On 4 and 5 October 2021, the Italian Council of State and ACA-Europe organised the seminar “Law, Courts and guidelines for the public administration” at the European University Institute in Fiesole, Italy.
“Horizontal dialogue” is the leitmotif - le fil rouge – chosen by the Italian Presidency to underpin the organization of the panels and to analyze the most important trends to have emerged from the replies provided by the Member States to the questionnaire. This leitmotiv also guided the two days of work in Fiesole.
The first panel, dedicated to “The method of interpretation of the law and its application by the Courts” made it possible to explore the boundaries between interpretation and legislation in the various Member States.
Nearly all countries have their own criteria, broadly based on law, and they use general principles and general clauses, such as proportionality and necessity to get to the “heart” of the law.The key phrase to emerge from panel was "certainty of the rule", that is, legal certainty. It became clear from the discussion among all the participant Member States that the mission of SACs is not to legislate but to reduce conflicts and foster predictability.
Similarly, it is the need to avoid “a judicial lottery” that is most strongly felt by citizens and enterprises: the loss of the primacy of traditional legislation, accelerated exponentially by the health crisis, caused the Supreme Administrative Courts to reflect on the importance of ensuring the consistency and predictability of the law.
The panel dedicated to “The impact of the decisions of the Supreme Administrative Courts on future developments of administrative activity” dealt with the relationships between the judiciary and the administration.
Generally speaking, the annulment of an administrative act by a judge binds the public administration in the subsequent exercise of power in all Member States.
The very delicate issue dealt with during the panel was the intensity of the judicial review given that it involves, on the one hand, the limits on the judiciary requiring it to respect the discretion of the administration and, on the other, the ability to ensure effective protection of rights and interests, vis-à-vis the public authorities.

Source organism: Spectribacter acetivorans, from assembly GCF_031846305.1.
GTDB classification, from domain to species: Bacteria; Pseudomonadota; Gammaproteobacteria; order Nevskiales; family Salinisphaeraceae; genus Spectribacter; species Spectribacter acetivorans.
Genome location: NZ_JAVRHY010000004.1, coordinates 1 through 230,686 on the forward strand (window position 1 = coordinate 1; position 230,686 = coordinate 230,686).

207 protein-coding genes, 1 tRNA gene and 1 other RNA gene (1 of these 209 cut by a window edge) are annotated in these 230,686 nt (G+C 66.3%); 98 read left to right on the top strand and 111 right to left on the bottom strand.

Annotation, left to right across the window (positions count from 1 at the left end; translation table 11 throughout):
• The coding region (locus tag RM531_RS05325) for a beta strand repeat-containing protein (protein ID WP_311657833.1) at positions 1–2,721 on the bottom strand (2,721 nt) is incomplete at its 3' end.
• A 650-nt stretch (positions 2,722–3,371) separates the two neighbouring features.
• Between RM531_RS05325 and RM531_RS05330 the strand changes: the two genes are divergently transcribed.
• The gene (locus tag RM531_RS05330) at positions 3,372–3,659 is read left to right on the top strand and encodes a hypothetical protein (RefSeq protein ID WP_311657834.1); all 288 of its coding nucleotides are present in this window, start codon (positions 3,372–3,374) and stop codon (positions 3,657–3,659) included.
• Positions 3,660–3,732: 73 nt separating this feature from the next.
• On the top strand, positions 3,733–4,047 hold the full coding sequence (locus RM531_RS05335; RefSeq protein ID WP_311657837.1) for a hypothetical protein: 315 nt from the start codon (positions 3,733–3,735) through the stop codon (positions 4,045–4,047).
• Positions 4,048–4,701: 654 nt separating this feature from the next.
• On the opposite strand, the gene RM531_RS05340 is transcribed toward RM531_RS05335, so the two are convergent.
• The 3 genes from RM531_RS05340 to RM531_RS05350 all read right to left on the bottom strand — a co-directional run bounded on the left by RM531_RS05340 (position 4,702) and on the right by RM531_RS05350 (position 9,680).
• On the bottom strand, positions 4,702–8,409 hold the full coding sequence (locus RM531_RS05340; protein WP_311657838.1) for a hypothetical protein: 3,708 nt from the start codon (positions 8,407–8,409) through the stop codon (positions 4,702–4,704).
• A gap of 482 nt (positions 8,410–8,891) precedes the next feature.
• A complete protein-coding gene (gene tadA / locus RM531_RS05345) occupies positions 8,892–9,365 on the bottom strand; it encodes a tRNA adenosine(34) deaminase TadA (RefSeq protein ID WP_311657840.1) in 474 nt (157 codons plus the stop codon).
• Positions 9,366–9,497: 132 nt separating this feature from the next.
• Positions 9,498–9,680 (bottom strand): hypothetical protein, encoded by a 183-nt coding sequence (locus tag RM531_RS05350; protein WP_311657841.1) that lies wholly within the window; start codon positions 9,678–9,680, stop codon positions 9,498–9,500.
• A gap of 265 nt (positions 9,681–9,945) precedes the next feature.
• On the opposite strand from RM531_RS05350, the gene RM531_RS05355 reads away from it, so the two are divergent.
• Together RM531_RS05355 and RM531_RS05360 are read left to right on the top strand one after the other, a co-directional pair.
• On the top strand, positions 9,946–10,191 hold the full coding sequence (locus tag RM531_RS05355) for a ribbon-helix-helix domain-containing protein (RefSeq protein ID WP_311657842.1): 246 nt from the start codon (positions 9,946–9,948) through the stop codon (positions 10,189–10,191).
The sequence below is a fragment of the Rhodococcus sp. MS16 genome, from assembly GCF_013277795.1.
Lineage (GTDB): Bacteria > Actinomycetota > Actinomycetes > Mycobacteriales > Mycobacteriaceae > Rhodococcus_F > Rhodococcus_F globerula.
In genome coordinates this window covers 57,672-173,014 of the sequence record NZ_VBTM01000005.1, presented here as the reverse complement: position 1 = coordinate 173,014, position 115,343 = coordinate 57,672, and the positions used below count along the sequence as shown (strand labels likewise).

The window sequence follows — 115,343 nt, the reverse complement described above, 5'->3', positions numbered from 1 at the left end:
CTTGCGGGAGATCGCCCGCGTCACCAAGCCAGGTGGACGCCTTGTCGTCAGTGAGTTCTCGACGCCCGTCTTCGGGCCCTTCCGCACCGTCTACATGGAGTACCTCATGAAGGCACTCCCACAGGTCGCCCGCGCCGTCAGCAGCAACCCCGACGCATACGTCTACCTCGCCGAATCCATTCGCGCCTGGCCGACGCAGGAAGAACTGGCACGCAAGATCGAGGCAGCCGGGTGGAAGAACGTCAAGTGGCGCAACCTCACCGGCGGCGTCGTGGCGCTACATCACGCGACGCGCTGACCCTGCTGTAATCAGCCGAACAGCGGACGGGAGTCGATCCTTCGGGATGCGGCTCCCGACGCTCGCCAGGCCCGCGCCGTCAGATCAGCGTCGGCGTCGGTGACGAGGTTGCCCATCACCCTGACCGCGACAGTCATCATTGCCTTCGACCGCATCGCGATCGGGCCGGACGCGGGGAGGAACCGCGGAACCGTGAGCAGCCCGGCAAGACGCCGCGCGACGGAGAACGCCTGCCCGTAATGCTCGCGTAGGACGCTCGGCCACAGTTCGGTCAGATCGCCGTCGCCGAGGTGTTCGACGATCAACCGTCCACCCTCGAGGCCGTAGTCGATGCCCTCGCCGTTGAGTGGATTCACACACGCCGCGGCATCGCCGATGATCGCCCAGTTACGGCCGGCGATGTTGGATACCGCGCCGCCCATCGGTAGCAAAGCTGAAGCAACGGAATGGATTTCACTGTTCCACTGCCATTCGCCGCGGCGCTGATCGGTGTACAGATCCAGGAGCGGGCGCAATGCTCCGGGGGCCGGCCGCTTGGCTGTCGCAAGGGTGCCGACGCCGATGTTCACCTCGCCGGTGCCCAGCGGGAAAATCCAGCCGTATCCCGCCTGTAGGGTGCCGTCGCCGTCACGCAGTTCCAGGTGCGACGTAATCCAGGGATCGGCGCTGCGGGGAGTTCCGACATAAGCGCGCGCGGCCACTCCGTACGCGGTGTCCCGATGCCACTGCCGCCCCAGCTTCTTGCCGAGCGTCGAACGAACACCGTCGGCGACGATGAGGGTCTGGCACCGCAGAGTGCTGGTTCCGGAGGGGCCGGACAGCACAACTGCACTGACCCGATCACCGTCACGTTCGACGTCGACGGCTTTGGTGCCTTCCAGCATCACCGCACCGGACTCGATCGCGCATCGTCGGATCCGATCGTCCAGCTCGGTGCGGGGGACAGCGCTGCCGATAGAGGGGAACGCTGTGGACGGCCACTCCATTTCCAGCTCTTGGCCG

The third panel concerned the “Enforcement of decisions”.
The significant difference in the approaches of the Member States with regard to the extent of the obligation subsequent to the judgment, as well as the consequences of non-compliance with a SAC ruling, was highlighted during this panel.
The attention of the panellists and the subsequent lively debate focused on cases in which the Court amended not just a formal defect, but extended its competence to the merits of the case; in such cases the administration should once again exercise its power within the limits indicated by the judge and within the margins of discretion that continue to pertain following the ruling.
Having listened to different points of view and different cases submitted to the Courts, the unanimous conclusion reached was the need to find a way not only to enforce judgments, but in particular the need to protect rights through the control of public powers.
The last panel, concerning “The advisory function of the Supreme Administrative Court and its impact on administrative activity” focused on the type of advice provided by Supreme Administrative Courts mostly on matters of regulation.
The debate concerned the difference between the advice given “in the interest of the public administration” and the advice given “in the interest of law”.
The latter provides for legal scrutiny very similar to the judicial one, even if given “ex ante” and not “ex post”, and borrows the same independence that characterizes the Court pronouncing a judgment.
Conclusions: The panels and the subsequent lively debates contributed to providing for an even deeper insight into the ways Supreme Administrative Courts work, highlighting their differences but also their points of contact.
Our legal systems are very different one from the other, but the “fil rouge” for the judge is often the same: finding the right balance between effectiveness of the protection and the need to respect its boundaries with legislation and the administration.
The Fiesole seminar is another example of the benefits to be gained from continuing and strengthening the practice of horizontal dialogue; it represents a means to mutually learn how to ensure the development of a homogenous approach to scrutinize public powers and to guarantee rights in a territory increasingly indifferent to national borders: an area we call the “common European space”.